That’s the fire that changes everything – this baptism of suffering which Christ endures.  It causes a fire of love, of faith, something which consumes our hearts and minds, something that transforms them, purifying us, assuring us of God’s love in a way that is not illogical – but greater than any logic we can understand…

it’s like the blessing which I started the sermon with…

May you make the best of the present time, for it is a wicked age. 17  This is why you must not be thoughtless but must recognize what is the will of the Lord. AMEN!

The will of God, His greatest desire… to feast with you, to pour out His love upon you, to help you realize you are never alone, but that He would cleanse of all our idolatry, that He would divide us from the world in a sense, but give us back that same world and many of those relationships as they are cured of their brokenness, that they are healed of the sin which so ravaged them.

Because of His love for us…

His burden is over now… the wish that the fire were already burning is no longer needed – this fire, this desire to see the world saved – it is kindling in us, and as we come to realize how great the Father’s love for us is…. It will burn brighter and brighter, as we desire that all the people we know join us…all the people we meet, for as they join us at this altar, we know that they will join us before His throne…..

So yes – may you daily recognize what is the will of the Lord…

That because of the cross, because of Christ’s love, we would dwell now and forever in His peace, the peace that passes all understanding and guards our hearts and minds in Christ Jesus.  AMEN?

Spiritual Growth, commanded, compelled, or?

Devotional/Discussion thought of the day… and please discuss!

“You need interior life and doctrinal formation. Be demanding on yourself! As a Christian man or woman, you have to be the salt of the earth and the light of the world, for you are obliged to give good example with holy shamelessness. The charity of Christ should compel you. Feeling and knowing yourself to be another Christ from the moment you told him that you would follow him, you must not separate yourself from your equals—your relatives, friends and colleagues—any more than you would separate salt from the food it is seasoning. Your interior life and your formation include the piety and the principles a child of God must have, to give flavour to everything by his active presence there. Ask the Lord that you may always be that good seasoning in the lives of others.” (1)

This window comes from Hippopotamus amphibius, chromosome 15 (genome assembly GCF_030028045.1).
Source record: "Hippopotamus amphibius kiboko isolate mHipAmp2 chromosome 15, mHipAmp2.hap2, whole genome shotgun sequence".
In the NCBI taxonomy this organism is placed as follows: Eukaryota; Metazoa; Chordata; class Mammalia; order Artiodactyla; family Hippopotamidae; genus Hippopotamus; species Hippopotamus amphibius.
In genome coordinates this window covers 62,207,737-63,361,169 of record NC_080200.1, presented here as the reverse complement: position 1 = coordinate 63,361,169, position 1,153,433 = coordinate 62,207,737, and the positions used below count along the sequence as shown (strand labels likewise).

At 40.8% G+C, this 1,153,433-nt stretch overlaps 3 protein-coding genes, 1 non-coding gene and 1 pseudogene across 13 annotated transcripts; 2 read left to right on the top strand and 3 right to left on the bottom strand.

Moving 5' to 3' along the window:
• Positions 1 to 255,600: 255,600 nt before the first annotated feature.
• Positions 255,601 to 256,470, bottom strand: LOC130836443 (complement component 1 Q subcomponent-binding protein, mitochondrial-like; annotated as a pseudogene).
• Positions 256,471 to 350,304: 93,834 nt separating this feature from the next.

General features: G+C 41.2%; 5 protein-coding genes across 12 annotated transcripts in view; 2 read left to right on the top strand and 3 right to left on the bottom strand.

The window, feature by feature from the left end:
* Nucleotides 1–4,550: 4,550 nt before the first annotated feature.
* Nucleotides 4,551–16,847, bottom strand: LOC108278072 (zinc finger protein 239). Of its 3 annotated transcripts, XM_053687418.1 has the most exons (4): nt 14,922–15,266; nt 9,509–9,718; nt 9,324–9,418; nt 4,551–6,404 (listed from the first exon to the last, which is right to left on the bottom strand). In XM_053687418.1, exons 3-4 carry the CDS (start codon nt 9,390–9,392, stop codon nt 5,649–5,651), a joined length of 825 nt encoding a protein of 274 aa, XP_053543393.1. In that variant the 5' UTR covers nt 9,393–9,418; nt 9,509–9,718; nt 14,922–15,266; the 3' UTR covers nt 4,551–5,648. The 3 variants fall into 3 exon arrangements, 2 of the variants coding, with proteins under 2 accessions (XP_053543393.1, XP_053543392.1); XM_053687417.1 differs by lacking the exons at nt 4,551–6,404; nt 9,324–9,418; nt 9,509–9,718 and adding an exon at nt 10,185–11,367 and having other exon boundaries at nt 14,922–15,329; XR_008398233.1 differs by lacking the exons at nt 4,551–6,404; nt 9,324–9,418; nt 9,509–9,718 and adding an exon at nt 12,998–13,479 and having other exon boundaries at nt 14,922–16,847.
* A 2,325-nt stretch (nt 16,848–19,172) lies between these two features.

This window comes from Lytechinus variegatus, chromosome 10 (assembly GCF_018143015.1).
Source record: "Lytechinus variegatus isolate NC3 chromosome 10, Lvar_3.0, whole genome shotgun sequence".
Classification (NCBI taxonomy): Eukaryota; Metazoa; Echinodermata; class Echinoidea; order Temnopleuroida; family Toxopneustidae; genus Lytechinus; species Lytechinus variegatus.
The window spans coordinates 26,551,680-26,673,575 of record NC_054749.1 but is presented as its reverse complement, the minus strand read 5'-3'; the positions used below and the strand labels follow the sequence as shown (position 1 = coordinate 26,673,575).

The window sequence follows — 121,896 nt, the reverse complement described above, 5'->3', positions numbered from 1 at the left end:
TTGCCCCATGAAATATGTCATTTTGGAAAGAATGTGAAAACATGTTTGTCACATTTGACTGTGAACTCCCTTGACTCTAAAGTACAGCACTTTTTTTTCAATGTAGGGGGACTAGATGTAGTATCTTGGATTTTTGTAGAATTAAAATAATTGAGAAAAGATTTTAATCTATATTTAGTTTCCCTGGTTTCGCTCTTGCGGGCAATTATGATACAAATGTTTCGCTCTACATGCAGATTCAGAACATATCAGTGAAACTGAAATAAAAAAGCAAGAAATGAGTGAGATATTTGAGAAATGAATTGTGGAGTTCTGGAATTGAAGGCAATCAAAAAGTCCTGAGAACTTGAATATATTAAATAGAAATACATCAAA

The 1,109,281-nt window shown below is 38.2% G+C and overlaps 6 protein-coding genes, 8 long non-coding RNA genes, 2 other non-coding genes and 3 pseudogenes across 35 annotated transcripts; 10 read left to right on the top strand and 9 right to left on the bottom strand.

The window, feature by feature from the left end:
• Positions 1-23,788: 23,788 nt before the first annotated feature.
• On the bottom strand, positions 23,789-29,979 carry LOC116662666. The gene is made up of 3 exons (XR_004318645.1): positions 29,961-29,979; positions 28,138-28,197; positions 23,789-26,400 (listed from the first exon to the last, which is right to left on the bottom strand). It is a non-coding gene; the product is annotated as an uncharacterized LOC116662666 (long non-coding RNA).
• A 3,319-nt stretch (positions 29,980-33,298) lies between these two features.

Over the centuries, one of the great issues for the church is how to encourage spiritual growth in the people of God.  How to get encourage them to live lives filled with prayer and worship and both meditation on God’s word, and the indepth study of it.   There is no doubt to the benefit of such interaction with God and His word, yet how do we do it?  Add to this the theological discussion about the proper use of God’s law and gospel, and the issue gets further complicated.  We have been told – and can make the case for from scripture, that we aren’t supposed us Law (rules with threats of active or passive punishment/reward) to motivate behavior within the church, but rather – receiving the incredible grace of God should result in our actions changing – as God works the change in us.

This is true not only for private spiritual disciplines like prayer, meditation, devotional study, and being involved in gatherings with other believers, but also things like evangelism, serving the needy…

The above quote is walking on the fence – primarily because of how people read the word “obliged”.  If obliged is read as to mean you are blessed if you do, damned if you do not, then it becomes law.  THe problem with using the law to motivate the behavior that should be natural to a Christian is that compliance is achieved through fear or greed – the positive or negative reward is why the act is being done.  (Some would say – at least its being done – and the ends justify the means.)  That form of compliance is often short-lived as well – for the reward diminishes over time, and what was once done with enthusiasm and excitement fades.  (This btw is why I believe when the end result of becoming a Christian is the “reward of heaven”, people will soon lose interest – becoming a Christian is about Who we are in heaven with, and Who walks with us here)

But if obliged is something different – an inner compelling to love as a reaction to love, if Christ’s charity to us, to humanity is so overwhelming as it is, then we are compelled the same way a piece of wood is swept away by a river’s current – and the discipline is something internal, natural, the norm, not the goal.   The spiritual growth simply becomes part of us, as we are swept along in Christ – the disciplines become part of who we are, rather than what we do.

Yet that still begs the question – how do we introduce these things to the new believer, how do we encourage and train, guide and pastor people, and indeed fellow pastors, in such beneficial and grace filled things. And how do we encourage it in our “mature” believers, those who have done without for so long, yet see themselves as “faithful”.  How do we encourage and teach this to those who see no great need for indepth prayer and meditation?

How do we cause them to fall into the river of Christ’s charity and become swept into a life, lived fully in relationship, interacting with God, not just on Sunday morning (or the occaisonal Sunday Morning..) but as part of their life…

For that matter – how do leaders find the motivation to let Christ sweep us away..?


(1)  Escriva, Josemaria (2011-01-31). The Forge (Kindle Locations 1722-1730). Scepter Publishers. Kindle Edition.